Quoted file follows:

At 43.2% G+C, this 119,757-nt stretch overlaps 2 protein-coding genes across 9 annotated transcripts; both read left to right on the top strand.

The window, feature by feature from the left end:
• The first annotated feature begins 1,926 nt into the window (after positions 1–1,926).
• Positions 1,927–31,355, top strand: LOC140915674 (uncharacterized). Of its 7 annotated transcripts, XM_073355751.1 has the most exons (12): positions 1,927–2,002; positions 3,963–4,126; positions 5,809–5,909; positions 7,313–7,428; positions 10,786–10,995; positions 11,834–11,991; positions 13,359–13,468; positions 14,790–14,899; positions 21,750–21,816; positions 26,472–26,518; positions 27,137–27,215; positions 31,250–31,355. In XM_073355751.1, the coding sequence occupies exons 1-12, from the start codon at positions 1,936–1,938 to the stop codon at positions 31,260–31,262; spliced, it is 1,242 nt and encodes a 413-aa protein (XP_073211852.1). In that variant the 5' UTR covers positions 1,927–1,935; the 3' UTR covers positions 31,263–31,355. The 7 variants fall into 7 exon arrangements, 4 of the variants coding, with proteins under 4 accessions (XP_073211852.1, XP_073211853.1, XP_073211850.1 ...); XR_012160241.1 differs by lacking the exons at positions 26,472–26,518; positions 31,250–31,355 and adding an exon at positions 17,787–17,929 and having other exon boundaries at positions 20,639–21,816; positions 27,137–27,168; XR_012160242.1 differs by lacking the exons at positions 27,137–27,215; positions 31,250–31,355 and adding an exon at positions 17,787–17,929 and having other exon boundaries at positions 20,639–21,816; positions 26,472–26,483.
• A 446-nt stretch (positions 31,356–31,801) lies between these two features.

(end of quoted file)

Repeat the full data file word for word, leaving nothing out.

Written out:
At 43.2% G+C, this 119,757-nt stretch overlaps 2 protein-coding genes across 9 annotated transcripts; both read left to right on the top strand.

The window, feature by feature from the left end:
• The first annotated feature begins 1,926 nt into the window (after positions 1–1,926).
• Positions 1,927–31,355, top strand: LOC140915674 (uncharacterized). Of its 7 annotated transcripts, XM_073355751.1 has the most exons (12): positions 1,927–2,002; positions 3,963–4,126; positions 5,809–5,909; positions 7,313–7,428; positions 10,786–10,995; positions 11,834–11,991; positions 13,359–13,468; positions 14,790–14,899; positions 21,750–21,816; positions 26,472–26,518; positions 27,137–27,215; positions 31,250–31,355. In XM_073355751.1, the coding sequence occupies exons 1-12, from the start codon at positions 1,936–1,938 to the stop codon at positions 31,260–31,262; spliced, it is 1,242 nt and encodes a 413-aa protein (XP_073211852.1). In that variant the 5' UTR covers positions 1,927–1,935; the 3' UTR covers positions 31,263–31,355. The 7 variants fall into 7 exon arrangements, 4 of the variants coding, with proteins under 4 accessions (XP_073211852.1, XP_073211853.1, XP_073211850.1 ...); XR_012160241.1 differs by lacking the exons at positions 26,472–26,518; positions 31,250–31,355 and adding an exon at positions 17,787–17,929 and having other exon boundaries at positions 20,639–21,816; positions 27,137–27,168; XR_012160242.1 differs by lacking the exons at positions 27,137–27,215; positions 31,250–31,355 and adding an exon at positions 17,787–17,929 and having other exon boundaries at positions 20,639–21,816; positions 26,472–26,483.
• A 446-nt stretch (positions 31,356–31,801) lies between these two features.